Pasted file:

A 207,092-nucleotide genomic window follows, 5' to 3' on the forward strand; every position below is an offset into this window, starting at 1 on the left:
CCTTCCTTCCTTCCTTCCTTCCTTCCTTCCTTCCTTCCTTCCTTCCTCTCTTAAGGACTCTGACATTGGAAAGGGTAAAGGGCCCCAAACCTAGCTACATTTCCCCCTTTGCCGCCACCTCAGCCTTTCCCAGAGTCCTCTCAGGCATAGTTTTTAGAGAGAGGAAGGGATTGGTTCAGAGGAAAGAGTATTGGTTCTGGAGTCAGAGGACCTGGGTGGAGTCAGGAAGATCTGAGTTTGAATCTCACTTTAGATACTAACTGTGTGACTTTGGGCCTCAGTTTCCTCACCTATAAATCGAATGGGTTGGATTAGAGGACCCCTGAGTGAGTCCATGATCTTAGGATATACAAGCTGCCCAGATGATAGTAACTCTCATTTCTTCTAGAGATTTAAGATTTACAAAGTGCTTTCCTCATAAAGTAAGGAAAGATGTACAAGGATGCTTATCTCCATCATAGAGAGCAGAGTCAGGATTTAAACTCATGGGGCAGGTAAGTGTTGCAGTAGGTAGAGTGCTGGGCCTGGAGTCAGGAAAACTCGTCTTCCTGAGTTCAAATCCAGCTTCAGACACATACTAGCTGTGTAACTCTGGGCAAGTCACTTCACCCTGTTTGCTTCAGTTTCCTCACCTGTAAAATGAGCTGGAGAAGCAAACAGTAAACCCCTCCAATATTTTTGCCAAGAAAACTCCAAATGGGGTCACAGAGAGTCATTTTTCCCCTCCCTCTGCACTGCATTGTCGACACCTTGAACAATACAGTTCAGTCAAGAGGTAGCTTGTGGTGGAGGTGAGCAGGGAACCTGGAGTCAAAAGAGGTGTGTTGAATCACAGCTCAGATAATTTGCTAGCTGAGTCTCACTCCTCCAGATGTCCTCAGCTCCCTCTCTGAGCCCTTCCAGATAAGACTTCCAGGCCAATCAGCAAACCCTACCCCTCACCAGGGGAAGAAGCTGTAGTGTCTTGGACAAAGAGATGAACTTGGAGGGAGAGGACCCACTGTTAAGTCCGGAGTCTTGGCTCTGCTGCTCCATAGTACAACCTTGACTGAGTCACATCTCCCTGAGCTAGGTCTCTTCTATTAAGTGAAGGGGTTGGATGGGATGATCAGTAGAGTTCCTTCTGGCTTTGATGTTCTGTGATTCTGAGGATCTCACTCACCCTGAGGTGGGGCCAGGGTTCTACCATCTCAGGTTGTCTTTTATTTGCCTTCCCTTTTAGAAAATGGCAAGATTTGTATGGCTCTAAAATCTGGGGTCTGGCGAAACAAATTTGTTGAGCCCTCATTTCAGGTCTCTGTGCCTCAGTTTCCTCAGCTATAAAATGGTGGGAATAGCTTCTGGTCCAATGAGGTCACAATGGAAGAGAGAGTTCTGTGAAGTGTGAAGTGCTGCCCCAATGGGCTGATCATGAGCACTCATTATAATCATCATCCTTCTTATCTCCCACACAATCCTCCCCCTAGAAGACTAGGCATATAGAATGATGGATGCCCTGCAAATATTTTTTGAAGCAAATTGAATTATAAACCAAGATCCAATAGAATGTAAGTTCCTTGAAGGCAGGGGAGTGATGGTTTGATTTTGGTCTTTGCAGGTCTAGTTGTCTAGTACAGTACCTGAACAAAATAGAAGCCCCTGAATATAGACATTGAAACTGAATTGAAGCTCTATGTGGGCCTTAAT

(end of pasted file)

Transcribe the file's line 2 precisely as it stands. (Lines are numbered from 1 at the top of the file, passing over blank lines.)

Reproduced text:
CCTTCCTTCCTTCCTTCCTTCCTTCCTTCCTTCCTTCCTTCCTTCCTCTCTTAAGGACTCTGACATTGGAAAGGGTAAAGGGCCCCAAACCTAGCTACATTTCCCCCTTTGCCGCCACCTCAGCCTTTCCCAGAGTCCTCTCAGGCATAGTTTTTAGAGAGAGGAAGGGATTGGTTCAGAGGAAAGAGTATTGGTTCTGGAGTCAGAGGACCTGGGTGGAGTCAGGAAGATCTGAGTTTGAATCTCACTTTAGATACTAACTGTGTGACTTTGGGCCTCAGTTTCCTCACCTATAAATCGAATGGGTTGGATTAGAGGACCCCTGAGTGAGTCCATGATCTTAGGATATACAAGCTGCCCAGATGATAGTAACTCTCATTTCTTCTAGAGATTTAAGATTTACAAAGTGCTTTCCTCATAAAGTAAGGAAAGATGTACAAGGATGCTTATCTCCATCATAGAGAGCAGAGTCAGGATTTAAACTCATGGGGCAGGTAAGTGTTGCAGTAGGTAGAGTGCTGGGCCTGGAGTCAGGAAAACTCGTCTTCCTGAGTTCAAATCCAGCTTCAGACACATACTAGCTGTGTAACTCTGGGCAAGTCACTTCACCCTGTTTGCTTCAGTTTCCTCACCTGTAAAATGAGCTGGAGAAGCAAACAGTAAACCCCTCCAATATTTTTGCCAAGAAAACTCCAAATGGGGTCACAGAGAGTCATTTTTCCCCTCCCTCTGCACTGCATTGTCGACACCTTGAACAATACAGTTCAGTCAAGAGGTAGCTTGTGGTGGAGGTGAGCAGGGAACCTGGAGTCAAAAGAGGTGTGTTGAATCACAGCTCAGATAATTTGCTAGCTGAGTCTCACTCCTCCAGATGTCCTCAGCTCCCTCTCTGAGCCCTTCCAGATAAGACTTCCAGGCCAATCAGCAAACCCTACCCCTCACCAGGGGAAGAAGCTGTAGTGTCTTGGACAAAGAGATGAACTTGGAGGGAGAGGACCCACTGTTAAGTCCGGAGTCTTGGCTCTGCTGCTCCATAGTACAACCTTGACTGAGTCACATCTCCCTGAGCTAGGTCTCTTCTATTAAGTGAAGGGGTTGGATGGGATGATCAGTAGAGTTCCTTCTGGCTTTGATGTTCTGTGATTCTGAGGATCTCACTCACCCTGAGGTGGGGCCAGGGTTCTACCATCTCAGGTTGTCTTTTATTTGCCTTCCCTTTTAGAAAATGGCAAGATTTGTATGGCTCTAAAATCTGGGGTCTGGCGAAACAAATTTGTTGAGCCCTCATTTCAGGTCTCTGTGCCTCAGTTTCCTCAGCTATAAAATGGTGGGAATAGCTTCTGGTCCAATGAGGTCACAATGGAAGAGAGAGTTCTGTGAAGTGTGAAGTGCTGCCCCAATGGGCTGATCATGAGCACTCATTATAATCATCATCCTTCTTATCTCCCACACAATCCTCCCCCTAGAAGACTAGGCATATAGAATGATGGATGCCCTGCAAATATTTTTTGAAGCAAATTGAATTATAAACCAAGATCCAATAGAATGTAAGTTCCTTGAAGGCAGGGGAGTGATGGTTTGATTTTGGTCTTTGCAGGTCTAGTTGTCTAGTACAGTACCTGAACAAAATAGAAGCCCCTGAATATAGACATTGAAACTGAATTGAAGCTCTATGTGGGCCTTAAT